Hudson’s first-pitch choices are interesting. He goes to one of his two breaking balls 36% of the time, slightly more often than he uses them overall. This is nothing like how most pitchers operate — Soroka throws changeups or sliders, his two secondary pitches, 36% of the time overall but only 28% of the time on the first pitch of an at-bat.

When Hudson ventures outside the strike zone on the first pitch of an at-bat, which he’s done 319 times this year, he never gets swings. His 11.6% first-pitch chase rate is well below the league average of 15%, and a lot of that comes down to the fact that he misses wildly on many first pitches. He’s thrown about 10% of his first pitches in what Baseball Savant defines as the ‘waste’ zone, an area where batters almost never swing.

That’s not as bad as it sounds — the league overall is at a robust 6.8% of first pitches wasted — but it’s not great either. Some of that will never be fixed, as evidenced by the fact that Hudson has wasted 27 fastballs and Soroka 25. Sometimes you just spike your fastball, and that’s life. But Hudson laps Soroka in wasted secondary pitches, and putting a slider in the dirt on 0-0 is a sure way to fall behind in the count. Hudson has thrown 36 such pitches this year, getting 36 balls for his trouble. For someone who doesn’t fear contact, this approach is tremendously counterproductive.

Some of this is a problem without solution. Hudson wastes 15.9% of his breaking balls overall. He’s just going to miss with some of them, no way around that. The real issue is that he throws them so often on 0-0 counts, and doesn’t take something off to get them over the plate more often.

It’s not even particularly clear why Hudson throws so many breaking balls to start at-bats. He doesn’t have a first-pitch problem; batters swing at a pretty normal rate of his in-zone fastballs. When batters put the ball in play, they generate a middling .394 wOBA on contact, well below the league average for first-pitch contact. Heck, Hudson gets whiffs on a quarter of swings at his fastball on 0-0 and foul balls on another 40%. Why not challenge hitters more?

That extra challenge would pay off immensely, because if he can fix the walks a little, Hudson would go from being good to excellent pretty quickly. If he keeps his current count-based splits but starts getting first strikes at the same rate as Soroka, his wOBA allowed would drop ten points immediately. That 10 points is no joke — if you want to think of it in terms of current Cardinals, it’s how much better Hudson has been this year than Adam Wainwright, or John Brebbia versus John Gant.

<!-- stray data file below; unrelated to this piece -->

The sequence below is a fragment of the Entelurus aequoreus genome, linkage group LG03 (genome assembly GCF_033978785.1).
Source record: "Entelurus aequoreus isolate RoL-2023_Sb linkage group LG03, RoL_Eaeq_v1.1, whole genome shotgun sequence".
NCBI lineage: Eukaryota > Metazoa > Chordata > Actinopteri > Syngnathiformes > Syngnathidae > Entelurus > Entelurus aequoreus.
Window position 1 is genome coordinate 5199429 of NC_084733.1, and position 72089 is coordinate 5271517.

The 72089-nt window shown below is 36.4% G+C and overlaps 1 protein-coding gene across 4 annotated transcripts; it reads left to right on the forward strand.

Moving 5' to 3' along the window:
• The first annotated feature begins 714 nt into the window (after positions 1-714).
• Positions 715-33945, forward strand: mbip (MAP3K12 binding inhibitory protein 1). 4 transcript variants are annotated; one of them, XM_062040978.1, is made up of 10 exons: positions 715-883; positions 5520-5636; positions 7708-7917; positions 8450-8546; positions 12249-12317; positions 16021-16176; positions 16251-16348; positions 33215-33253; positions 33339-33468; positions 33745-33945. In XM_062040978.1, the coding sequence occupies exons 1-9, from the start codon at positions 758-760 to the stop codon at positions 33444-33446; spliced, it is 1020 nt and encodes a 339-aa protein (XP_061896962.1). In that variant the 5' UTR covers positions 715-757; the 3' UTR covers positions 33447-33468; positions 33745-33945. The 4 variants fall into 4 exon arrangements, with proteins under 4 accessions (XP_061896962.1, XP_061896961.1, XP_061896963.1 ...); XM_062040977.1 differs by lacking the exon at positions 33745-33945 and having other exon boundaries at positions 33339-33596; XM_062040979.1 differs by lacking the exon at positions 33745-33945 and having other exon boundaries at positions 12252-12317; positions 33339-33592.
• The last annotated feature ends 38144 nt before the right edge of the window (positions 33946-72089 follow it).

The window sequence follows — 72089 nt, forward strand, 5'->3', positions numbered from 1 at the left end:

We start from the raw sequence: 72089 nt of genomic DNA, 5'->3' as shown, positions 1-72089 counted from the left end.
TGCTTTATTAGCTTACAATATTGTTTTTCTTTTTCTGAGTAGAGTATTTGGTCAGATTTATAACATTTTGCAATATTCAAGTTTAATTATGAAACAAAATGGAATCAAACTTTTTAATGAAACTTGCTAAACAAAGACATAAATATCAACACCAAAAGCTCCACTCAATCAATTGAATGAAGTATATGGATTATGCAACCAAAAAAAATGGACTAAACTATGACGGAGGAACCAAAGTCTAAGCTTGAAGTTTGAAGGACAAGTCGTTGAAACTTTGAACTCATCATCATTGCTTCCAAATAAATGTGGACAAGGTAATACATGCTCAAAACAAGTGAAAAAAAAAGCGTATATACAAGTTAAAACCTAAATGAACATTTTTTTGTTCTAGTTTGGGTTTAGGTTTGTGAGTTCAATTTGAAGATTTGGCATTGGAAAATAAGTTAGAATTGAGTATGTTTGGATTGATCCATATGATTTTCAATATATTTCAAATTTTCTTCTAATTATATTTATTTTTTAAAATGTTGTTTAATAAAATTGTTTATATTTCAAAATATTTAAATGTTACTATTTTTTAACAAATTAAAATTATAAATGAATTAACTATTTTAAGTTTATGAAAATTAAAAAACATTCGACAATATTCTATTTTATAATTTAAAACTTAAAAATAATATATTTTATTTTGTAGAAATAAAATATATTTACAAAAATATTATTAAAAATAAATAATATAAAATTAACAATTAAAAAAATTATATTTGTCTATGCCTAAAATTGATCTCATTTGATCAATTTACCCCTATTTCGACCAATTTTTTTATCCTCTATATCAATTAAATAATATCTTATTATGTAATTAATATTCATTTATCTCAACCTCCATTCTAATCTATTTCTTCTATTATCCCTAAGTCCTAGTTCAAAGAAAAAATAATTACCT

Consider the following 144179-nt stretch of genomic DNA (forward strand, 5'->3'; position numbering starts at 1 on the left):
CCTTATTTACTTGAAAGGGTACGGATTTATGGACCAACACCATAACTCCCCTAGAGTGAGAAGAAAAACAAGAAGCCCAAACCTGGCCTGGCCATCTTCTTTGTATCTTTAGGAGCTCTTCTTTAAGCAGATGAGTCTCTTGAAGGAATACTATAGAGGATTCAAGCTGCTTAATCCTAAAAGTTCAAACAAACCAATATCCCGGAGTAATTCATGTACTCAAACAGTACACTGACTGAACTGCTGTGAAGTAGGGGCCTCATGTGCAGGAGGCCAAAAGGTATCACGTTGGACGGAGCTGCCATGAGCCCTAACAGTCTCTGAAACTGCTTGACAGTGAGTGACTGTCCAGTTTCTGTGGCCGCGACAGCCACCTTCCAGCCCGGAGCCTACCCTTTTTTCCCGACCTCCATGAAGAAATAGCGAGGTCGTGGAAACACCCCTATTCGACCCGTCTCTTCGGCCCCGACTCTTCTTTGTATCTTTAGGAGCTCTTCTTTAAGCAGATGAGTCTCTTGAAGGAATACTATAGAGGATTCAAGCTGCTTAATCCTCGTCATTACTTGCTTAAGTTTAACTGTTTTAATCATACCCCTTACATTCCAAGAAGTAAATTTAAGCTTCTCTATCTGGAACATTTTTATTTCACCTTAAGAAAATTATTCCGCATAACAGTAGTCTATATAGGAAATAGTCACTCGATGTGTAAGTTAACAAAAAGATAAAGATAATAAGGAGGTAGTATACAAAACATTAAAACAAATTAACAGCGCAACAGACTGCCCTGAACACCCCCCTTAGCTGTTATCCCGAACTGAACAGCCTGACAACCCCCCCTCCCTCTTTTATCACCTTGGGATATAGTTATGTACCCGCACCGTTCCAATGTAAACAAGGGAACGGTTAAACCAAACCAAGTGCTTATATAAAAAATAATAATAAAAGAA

Without doing anything aside from just throwing more fastballs on 0-0, Hudson could become significantly better immediately. That doesn’t get into the possibility of tinkering with his pitches, as Joe Schwarz has frequently talked about when it comes to slider spin axis, or sharpening up his pitch selection a bit when ahead in the count, or the fact that he’s gotten unlucky on fly balls all year.

The reason Hudson can be good now and potentially great in the future without overpowering strikeout numbers is simple: it’s the grounders. Think of it this way: it’s reasonably clear that pitchers have some control over what type of batted ball they allow. It’s far less clear how many pitchers have control over how hard they get hit. Let’s ignore that, then, and just credit each batted ball type with league-average production. Here’s a list of the ten best pitchers in baseball by wOBA allowed on contact, assuming that every grounder in all of baseball is created equal, as are all line drives, and so on:

Best Contact Suppression, Starters

Player wOBA by Contact LD%
Player wOBA by Contact LD%
Luis Castillo 0.343 17.5%
Sonny Gray 0.349 17.2%
Andrew Cashner 0.351 16.6%
Marcus Stroman 0.351 19.5%
Dakota Hudson 0.352 22.1%
Brett Anderson 0.352 20.2%
Wade Miley 0.355 18.8%
Patrick Corbin 0.356 17.8%
Noah Syndergaard 0.358 18.5%
Cole Hamels 0.358 18.6%

Yeah, that’ll do. Other than Stroman, the pitchers in front of Hudson are all doing it with fluky line drive suppression, which is the batted ball type pitchers have least control over. In essence, Hudson can handle having more balls put in play because almost no one in all of baseball is as good as he is at avoiding high-value batted ball types.

So what should we make of Dakota Hudson? As surprising as it might be, I think the ERA take might be closer to the truth. Dakota Hudson has been really good at preventing runs this year. Some of that might be luck, some of it is a synthesis of his groundball rate and an infield defense that ranks among the best in baseball, and some of it simply comes down to how hard he is to square up.

If you want to predict the future, though, FIP just isn’t going to cut it for a pitcher like Hudson. He’s weird, a walking corner case that estimators have trouble with. He’s also pitching suboptimally, leading on bad breaking balls too many times, and that seems like something he’ll be able to iron out. I came into this article expecting to say that Dakota Hudson was, basically, bad but lucky. Joke’s on me, as well as opposing hitters — turns out he’s good and lucky.